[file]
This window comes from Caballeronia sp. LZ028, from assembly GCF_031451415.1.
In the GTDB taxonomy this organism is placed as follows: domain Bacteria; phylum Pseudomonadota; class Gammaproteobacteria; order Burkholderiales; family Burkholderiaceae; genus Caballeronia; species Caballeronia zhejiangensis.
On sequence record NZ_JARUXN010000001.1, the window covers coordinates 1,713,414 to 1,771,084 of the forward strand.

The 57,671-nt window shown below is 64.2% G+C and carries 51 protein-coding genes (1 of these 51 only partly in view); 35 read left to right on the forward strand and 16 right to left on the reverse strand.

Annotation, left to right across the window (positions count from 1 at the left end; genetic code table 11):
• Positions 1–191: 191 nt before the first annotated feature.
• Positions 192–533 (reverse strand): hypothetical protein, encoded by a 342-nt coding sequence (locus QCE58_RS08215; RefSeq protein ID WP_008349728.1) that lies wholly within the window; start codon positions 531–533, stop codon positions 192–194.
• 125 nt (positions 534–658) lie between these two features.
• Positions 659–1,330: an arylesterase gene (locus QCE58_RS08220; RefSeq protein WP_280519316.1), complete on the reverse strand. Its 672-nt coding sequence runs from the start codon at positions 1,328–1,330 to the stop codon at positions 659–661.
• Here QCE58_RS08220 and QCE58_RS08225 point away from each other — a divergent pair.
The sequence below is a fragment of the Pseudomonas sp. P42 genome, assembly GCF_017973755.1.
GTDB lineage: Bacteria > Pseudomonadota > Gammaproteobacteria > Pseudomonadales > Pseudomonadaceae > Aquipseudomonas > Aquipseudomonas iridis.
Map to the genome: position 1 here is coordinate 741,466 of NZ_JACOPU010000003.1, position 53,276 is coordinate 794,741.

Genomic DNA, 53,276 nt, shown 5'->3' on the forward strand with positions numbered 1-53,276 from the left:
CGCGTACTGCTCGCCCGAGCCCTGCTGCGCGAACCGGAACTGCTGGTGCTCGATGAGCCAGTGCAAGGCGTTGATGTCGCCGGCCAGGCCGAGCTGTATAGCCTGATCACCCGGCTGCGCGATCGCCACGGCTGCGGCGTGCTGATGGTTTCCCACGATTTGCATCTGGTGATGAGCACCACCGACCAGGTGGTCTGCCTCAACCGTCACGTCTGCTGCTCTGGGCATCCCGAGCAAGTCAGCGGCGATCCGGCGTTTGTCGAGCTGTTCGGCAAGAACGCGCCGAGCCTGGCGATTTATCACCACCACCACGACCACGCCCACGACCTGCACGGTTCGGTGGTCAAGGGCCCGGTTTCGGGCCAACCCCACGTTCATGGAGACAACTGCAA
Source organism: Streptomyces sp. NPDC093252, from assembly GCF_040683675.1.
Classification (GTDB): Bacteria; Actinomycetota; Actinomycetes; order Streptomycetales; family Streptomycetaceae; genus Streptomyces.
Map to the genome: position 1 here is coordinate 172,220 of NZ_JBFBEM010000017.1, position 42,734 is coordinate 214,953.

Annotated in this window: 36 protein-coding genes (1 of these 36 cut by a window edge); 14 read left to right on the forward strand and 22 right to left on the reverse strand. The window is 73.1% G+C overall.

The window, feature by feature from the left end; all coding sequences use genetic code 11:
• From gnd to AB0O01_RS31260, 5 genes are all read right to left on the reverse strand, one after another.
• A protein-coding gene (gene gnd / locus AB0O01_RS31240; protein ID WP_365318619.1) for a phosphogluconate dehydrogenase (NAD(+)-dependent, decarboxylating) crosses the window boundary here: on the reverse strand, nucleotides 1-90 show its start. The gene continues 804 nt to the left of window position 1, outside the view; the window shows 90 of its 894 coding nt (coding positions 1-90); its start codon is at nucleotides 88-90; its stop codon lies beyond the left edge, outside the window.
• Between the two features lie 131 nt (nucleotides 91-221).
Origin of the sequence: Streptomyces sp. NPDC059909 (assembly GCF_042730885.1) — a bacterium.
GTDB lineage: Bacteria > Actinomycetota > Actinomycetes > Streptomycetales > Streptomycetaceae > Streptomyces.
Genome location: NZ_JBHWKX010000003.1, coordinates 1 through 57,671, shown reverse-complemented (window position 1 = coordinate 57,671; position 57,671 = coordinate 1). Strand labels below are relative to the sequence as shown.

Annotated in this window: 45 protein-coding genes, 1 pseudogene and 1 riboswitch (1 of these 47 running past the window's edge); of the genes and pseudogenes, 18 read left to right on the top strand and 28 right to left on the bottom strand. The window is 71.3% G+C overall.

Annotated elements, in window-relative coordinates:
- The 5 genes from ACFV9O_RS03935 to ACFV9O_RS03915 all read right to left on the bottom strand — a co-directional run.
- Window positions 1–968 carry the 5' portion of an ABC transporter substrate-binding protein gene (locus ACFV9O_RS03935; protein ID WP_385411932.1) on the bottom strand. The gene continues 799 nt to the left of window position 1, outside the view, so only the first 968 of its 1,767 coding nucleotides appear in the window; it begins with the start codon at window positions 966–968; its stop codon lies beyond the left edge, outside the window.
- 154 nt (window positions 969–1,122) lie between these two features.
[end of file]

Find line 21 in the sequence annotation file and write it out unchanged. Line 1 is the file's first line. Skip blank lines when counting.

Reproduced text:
• From gnd to AB0O01_RS31260, 5 genes are all read right to left on the reverse strand, one after another.